In line with the the LSE Commission on Truth Trust and Technology report published on 19 November, recommendations have been made to establish a new agency to monitor and tackle the problem of fake news. The suggested “Independent Platform Agency” would be funded by a new levy on digital platforms operating in the UK.
The findings of the report were presented and discussed in an official launch at the LSE on 20 November, featuring the authors of the report and members of the commission who were made up of LSE academic staff and media sector professionals.
“How do we make the most out of the internet while avoiding the harm it can cause?” asked Professor Charlie Beckett, the Lead Commissioner, when discussing the motivation behind the Commission’s research.
Prof Beckett noted that the past year has been an extraordinary one, especially for news-carrying digital platforms that have been under the spotlight in terms of their role in spreading disinformation and fake news.
One of the co-authors of the report, Professor Sonia Livingstone, said that while the phenomenon of “fake news” is not new, the significant changes in the media landscape has brought what she termed as a “information crisis” to a critical point. (See Graphic)
Researchers were therefore seeking a systematic solution to the problem. They were inspired by a past report which sought to address significant social problems – The Beveridge Report.
The report, published in 1942, helped to lay the foundations for the British welfare state, and paved the way for the creation of the National Health Service (NHS).
“We certainly don’t expect to create the next NHS,” Professor Livingstone joked. Nonetheless, the researchers’ desire to help achieve radical change in the media landscape was emphasised with the proposed changes.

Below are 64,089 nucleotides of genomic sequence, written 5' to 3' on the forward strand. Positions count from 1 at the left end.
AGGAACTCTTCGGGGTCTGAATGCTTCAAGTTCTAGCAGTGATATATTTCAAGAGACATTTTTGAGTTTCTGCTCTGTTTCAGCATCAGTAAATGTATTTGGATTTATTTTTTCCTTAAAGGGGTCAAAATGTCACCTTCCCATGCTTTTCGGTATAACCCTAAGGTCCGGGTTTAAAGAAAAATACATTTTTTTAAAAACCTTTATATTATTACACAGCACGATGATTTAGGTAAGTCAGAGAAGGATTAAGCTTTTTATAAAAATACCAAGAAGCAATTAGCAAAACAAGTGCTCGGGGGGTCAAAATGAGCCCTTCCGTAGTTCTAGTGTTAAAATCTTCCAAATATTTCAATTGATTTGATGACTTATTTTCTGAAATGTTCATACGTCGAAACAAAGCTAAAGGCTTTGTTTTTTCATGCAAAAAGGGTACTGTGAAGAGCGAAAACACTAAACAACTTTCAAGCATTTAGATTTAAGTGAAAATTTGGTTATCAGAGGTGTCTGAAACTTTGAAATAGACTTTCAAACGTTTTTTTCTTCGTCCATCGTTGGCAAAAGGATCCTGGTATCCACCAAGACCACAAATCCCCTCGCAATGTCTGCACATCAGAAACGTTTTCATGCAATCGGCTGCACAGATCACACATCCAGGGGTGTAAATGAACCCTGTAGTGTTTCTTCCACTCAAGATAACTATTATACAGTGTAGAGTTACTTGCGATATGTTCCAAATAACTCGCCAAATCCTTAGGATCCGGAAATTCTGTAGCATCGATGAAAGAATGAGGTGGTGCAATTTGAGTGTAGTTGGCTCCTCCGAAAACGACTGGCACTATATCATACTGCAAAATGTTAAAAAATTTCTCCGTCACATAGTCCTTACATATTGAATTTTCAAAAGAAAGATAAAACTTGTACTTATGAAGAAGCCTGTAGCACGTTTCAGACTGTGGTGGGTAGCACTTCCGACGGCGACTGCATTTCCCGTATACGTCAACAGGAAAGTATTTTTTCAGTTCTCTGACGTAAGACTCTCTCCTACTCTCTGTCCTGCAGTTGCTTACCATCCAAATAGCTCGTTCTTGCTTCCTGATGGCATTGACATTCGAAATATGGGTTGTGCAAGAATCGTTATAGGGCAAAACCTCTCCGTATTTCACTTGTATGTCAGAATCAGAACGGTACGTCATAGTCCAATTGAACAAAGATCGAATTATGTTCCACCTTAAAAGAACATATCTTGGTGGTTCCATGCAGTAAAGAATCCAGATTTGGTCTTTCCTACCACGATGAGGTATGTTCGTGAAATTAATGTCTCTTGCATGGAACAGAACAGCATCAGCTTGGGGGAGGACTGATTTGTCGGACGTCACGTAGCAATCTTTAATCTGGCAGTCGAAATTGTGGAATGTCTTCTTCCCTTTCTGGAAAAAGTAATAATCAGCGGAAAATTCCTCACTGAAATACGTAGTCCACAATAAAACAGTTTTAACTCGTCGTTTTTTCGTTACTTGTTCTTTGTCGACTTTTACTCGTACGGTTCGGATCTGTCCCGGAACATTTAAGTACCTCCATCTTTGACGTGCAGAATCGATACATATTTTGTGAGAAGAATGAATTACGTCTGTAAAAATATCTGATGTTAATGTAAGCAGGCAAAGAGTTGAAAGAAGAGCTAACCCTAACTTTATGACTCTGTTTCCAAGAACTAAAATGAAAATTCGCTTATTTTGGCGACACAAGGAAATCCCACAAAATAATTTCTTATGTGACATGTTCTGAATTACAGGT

Ministry of Truth?
The launch attracted a large crowd of media professionals and LSE students who grilled the panellists on the feasibility of the commission’s proposals, and the ways in which they could be implemented.
The panellists repeatedly emphasised the fact that they were not advocating for censorship of the press.
“We do not envision the new Independent Platform Agency acting as a “Ministry of Truth” policing what is and is not facts,” stated report co-author and special advisor to the Commission, Associate Professor Damian Tambini.
Noting that the commission was mindful of fact that regulation could cause more problems than solve them, such as raising barriers to entry to the media market or locking in dominant players, Prof Tambini argued that the agency’s role was primarily to ensure whether news providers have adopted fundamental steps to verify facts being reported.
Guest panellist Polly Curtis, who is also the former Editor-in-Chief of HuffPost UK, noted her own reluctance to embrace new external regulations on the media industry. However, the key role played by digital platforms such as Facebook in spreading misinformation has made her rethink this approach.
The authors of the report also cautioned against embracing easy solutions to the “information crisis”. Any solution, including their own proposals, were just one of many that should be considered.
One example was an education in media literacy, which Prof Livingstone suggested could be useful, when conducted for any age group, in both an integrated and sustained manner.
“But education is not a silver bullet, and should not be done as a policy of last resort,” she said. Without policy interventions, individuals will be burdened with a challenge that even governments have struggled, she noted.
Prof Tambini argued than rather than hoping for champions to emerge, or the possibility of introducing onerous regulations, more nuanced solutions should be adopted soon:
“Ultimately, policy, like politics, is the art of the possible.”